Volume 5 - Issue 5

Review Article Biomedical Science and Research Biomedical Science and Research CC by Creative Commons, CC-BY

Household Integration Could Potentially Improve the Integrated Community Case Management Strategy for Childhood Illnesses

*Corresponding author: Kizito U Ndugbu, Department of Public Health, Federal University of Technology, Nigeria.

Received: September 24, 2019;Published: October 14, 2019

DOI: 10.34297/AJBSR.2019.05.000956


Malaria, pneumonia and diarrhoea have together caused most childhood deaths particularly in resource poor underserved areas, though they are preventable and curable. The Integrated Community Case Management strategy building on previous child survival programmes has been adopted to improve access to treatment of children at risk of these diseases. Despite its gains in some areas however, the neglect of the role of households is a major constrain in achieving its full potentials. The integration of the households in the iCCM would importantly make family members responsive and responsible to healthcare decisions and provisions, if they are properly empowered. The effect of this would be the appropriate recognition and distinguishing of childhood illnesses at home, prompt and appropriate management at home, prompt and appropriate self-referral attitude as well as awareness and demand of appropriate services at formal and informal points of care. Furthermore, it will offer a source for generating and maintaining reliable data on childhood illness events.

Keywords: Household integration; Childhood illnesses; Malaria; Pneumonia; Diarrhoea; ICCM


Despite being preventable and curable, malaria, pneumonia and diarrhoea are responsible for three quarters of deaths in children under five years of age [1]. There are inequities in the management of these illnesses such that in sub-Saharan Africa, only 39%, 30% and 16% of children respectively receive correct treatments for diarrhoea and for suspected pneumonia and malaria [2,3]. In many rural communities, distance and poverty are some of the major factors that hinder sick children from making it to the nearest health facility in time to receive appropriate treatments. Despite the advent of correct treatments and preventive interventions [4], facility-based service delivery has not proven enough to control these diseases [5]. The Integrated Community Case Management of childhood illnesses (iCCM) strategy was therefore developed to accelerate management of the three prominent childhood killer diseases in developing countries [6-8]. The iCCM was built from previous child survival strategies, aiming at extending the treatment of childhood illnesses from health facilities into communities, thereby increasing access to and coverage of treatment [9]. Despite some successes demonstrated in some countries’ pilot of the iCCM [7,8], there are still some constrains which have also affected the implementation of the strategy in many developing and underdeveloped countries particularly in sub Saharan Africa [7]. One major factor is on how much the families or households have been involved in the iCCM, not just as caregivers but as careproviders [9]. In poor underdeveloped communities care givers or household members who are ignorant are still left at the mercy of patent drug dealers and community health workers who most times are only profit oriented rather than adhering to the prescribed protocols for childhood illness management. Furthermore, lack of reliable baseline data on childhood illness events is a major constrain in effectively implementing and evaluating the strategy. Getting households involved in the entire process by empowering household members with appropriate information and skills will help them in making appropriate decisions towards management of childhood diseases and in generating reliable data needed for effective evaluations, planning and policy.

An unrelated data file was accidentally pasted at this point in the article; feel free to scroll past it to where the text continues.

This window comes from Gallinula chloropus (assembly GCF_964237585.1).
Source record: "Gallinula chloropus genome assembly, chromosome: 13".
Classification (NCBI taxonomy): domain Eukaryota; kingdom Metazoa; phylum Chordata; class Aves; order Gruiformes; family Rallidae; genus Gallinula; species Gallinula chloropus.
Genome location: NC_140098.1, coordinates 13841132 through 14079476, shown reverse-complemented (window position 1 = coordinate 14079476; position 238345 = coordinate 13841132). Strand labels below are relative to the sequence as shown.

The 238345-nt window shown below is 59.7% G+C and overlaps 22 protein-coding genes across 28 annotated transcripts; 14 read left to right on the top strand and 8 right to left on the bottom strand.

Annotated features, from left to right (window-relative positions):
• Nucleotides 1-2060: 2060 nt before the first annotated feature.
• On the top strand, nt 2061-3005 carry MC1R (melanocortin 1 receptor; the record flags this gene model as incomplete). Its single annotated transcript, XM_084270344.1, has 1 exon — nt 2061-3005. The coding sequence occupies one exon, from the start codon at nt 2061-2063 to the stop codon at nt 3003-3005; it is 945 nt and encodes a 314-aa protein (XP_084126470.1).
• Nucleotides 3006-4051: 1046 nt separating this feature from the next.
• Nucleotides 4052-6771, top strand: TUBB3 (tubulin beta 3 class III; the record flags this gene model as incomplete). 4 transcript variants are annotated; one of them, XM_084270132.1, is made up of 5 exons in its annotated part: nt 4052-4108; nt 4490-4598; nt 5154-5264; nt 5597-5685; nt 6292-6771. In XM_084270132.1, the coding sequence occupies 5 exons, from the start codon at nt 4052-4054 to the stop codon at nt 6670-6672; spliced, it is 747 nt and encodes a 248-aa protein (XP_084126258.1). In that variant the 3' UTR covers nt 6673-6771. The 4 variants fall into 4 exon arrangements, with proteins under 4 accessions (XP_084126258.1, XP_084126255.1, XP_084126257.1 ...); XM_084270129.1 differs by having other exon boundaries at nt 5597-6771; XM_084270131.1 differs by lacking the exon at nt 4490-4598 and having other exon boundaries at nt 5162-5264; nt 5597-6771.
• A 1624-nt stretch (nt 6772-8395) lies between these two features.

The Integrated Community Case Management(iCCM)

Improving access to treatment for the febrile child has been a priority in low income countries for a long time, with the strategies used evolving over time. The Integrated Management of Childhood Illnesses (IMCI) was first initiated to combat childhood morbidity and mortality through improving health worker skills, strengthening the health system and improving family and community care practices. While IMCI was shown to improve health worker performance and quality of care [10], it did not achieve the expected impact on mortality mainly due to delayed care seeking [10]. To improve IMCI, the Community Case Management (CCM) for treatment of sick children at the community level and promotion of timely care seeking and referral to health facilities. However, due to symptomatic overlap of malaria, pneumonia and diarrhoea, the strategy did not yield expected results. The integrated community case management (iCCM) was therefore intoduced to improve the CCM by training, supporting and providing community health workers (CHWs) to provide diagnostics and treatment of the three childhood killer diseases for families who find it difficult to access health facilities [10].

The Gains of iCCM

Evidence suggests that the iCCM approach increases the number of children receiving appropriate care in hard-to-reach communities. Reports have shown a 35% reduction in deaths as a result of pneumonia and that high levels of iCCM coverage could result in a 70% reduction in pneumonia-related deaths in children under five [12]. A reduction in both case fatality for acute diarrhoea, and severe pneumonia among children due to iCCM implementation has been reported in Nepal [13] and Pakistan [14]. In Uganda [15], Mozambique [16] and Rwanda [17], iCCM became not only part of an upgrading of community services but also accessibility to prompt treatment increased significantly

The Constrains of iCCM